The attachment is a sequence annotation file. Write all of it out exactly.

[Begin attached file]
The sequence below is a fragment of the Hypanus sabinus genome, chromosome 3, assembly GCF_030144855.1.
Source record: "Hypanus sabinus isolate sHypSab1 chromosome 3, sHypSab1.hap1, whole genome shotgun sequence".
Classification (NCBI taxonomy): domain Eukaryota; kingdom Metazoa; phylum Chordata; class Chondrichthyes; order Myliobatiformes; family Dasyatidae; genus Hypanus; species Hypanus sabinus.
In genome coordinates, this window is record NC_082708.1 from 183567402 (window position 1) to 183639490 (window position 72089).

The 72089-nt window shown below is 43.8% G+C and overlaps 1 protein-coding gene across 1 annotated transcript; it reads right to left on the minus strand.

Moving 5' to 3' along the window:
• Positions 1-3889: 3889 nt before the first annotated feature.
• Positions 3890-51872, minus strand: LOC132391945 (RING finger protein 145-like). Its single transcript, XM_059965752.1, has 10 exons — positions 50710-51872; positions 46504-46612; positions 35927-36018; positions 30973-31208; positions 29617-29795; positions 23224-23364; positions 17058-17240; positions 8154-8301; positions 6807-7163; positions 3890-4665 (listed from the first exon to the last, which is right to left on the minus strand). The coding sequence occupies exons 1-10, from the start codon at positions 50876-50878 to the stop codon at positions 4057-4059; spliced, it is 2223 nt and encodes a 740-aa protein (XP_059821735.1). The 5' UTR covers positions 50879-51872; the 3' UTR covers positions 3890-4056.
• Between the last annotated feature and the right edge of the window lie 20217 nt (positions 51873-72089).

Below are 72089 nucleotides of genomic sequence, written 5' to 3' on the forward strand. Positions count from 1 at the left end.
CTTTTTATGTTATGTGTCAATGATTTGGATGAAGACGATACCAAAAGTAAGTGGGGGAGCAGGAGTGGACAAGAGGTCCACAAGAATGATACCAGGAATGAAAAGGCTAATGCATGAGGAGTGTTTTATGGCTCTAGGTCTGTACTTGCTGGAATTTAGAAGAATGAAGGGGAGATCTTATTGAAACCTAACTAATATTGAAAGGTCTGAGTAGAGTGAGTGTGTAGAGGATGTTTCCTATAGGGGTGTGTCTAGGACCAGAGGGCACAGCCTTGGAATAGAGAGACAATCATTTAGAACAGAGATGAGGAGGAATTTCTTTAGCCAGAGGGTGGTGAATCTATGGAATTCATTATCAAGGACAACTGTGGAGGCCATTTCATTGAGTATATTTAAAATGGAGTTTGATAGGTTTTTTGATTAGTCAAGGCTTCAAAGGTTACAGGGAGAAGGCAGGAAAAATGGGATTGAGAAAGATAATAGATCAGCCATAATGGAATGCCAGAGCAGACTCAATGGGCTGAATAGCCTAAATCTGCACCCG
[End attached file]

The sequence below is a fragment of the Hypanus sabinus genome, chromosome 3, assembly GCF_030144855.1.
Source record: "Hypanus sabinus isolate sHypSab1 chromosome 3, sHypSab1.hap1, whole genome shotgun sequence".
Classification (NCBI taxonomy): domain Eukaryota; kingdom Metazoa; phylum Chordata; class Chondrichthyes; order Myliobatiformes; family Dasyatidae; genus Hypanus; species Hypanus sabinus.
In genome coordinates, this window is record NC_082708.1 from 183567402 (window position 1) to 183639490 (window position 72089).

The 72089-nt window shown below is 43.8% G+C and overlaps 1 protein-coding gene across 1 annotated transcript; it reads right to left on the minus strand.

Moving 5' to 3' along the window:
• Positions 1-3889: 3889 nt before the first annotated feature.
• Positions 3890-51872, minus strand: LOC132391945 (RING finger protein 145-like). Its single transcript, XM_059965752.1, has 10 exons — positions 50710-51872; positions 46504-46612; positions 35927-36018; positions 30973-31208; positions 29617-29795; positions 23224-23364; positions 17058-17240; positions 8154-8301; positions 6807-7163; positions 3890-4665 (listed from the first exon to the last, which is right to left on the minus strand). The coding sequence occupies exons 1-10, from the start codon at positions 50876-50878 to the stop codon at positions 4057-4059; spliced, it is 2223 nt and encodes a 740-aa protein (XP_059821735.1). The 5' UTR covers positions 50879-51872; the 3' UTR covers positions 3890-4056.
• Between the last annotated feature and the right edge of the window lie 20217 nt (positions 51873-72089).

Below are 72089 nucleotides of genomic sequence, written 5' to 3' on the forward strand. Positions count from 1 at the left end.
CTTTTTATGTTATGTGTCAATGATTTGGATGAAGACGATACCAAAAGTAAGTGGGGGAGCAGGAGTGGACAAGAGGTCCACAAGAATGATACCAGGAATGAAAAGGCTAATGCATGAGGAGTGTTTTATGGCTCTAGGTCTGTACTTGCTGGAATTTAGAAGAATGAAGGGGAGATCTTATTGAAACCTAACTAATATTGAAAGGTCTGAGTAGAGTGAGTGTGTAGAGGATGTTTCCTATAGGGGTGTGTCTAGGACCAGAGGGCACAGCCTTGGAATAGAGAGACAATCATTTAGAACAGAGATGAGGAGGAATTTCTTTAGCCAGAGGGTGGTGAATCTATGGAATTCATTATCAAGGACAACTGTGGAGGCCATTTCATTGAGTATATTTAAAATGGAGTTTGATAGGTTTTTTGATTAGTCAAGGCTTCAAAGGTTACAGGGAGAAGGCAGGAAAAATGGGATTGAGAAAGATAATAGATCAGCCATAATGGAATGCCAGAGCAGACTCAATGGGCTGAATAGCCTAAATCTGCACCCG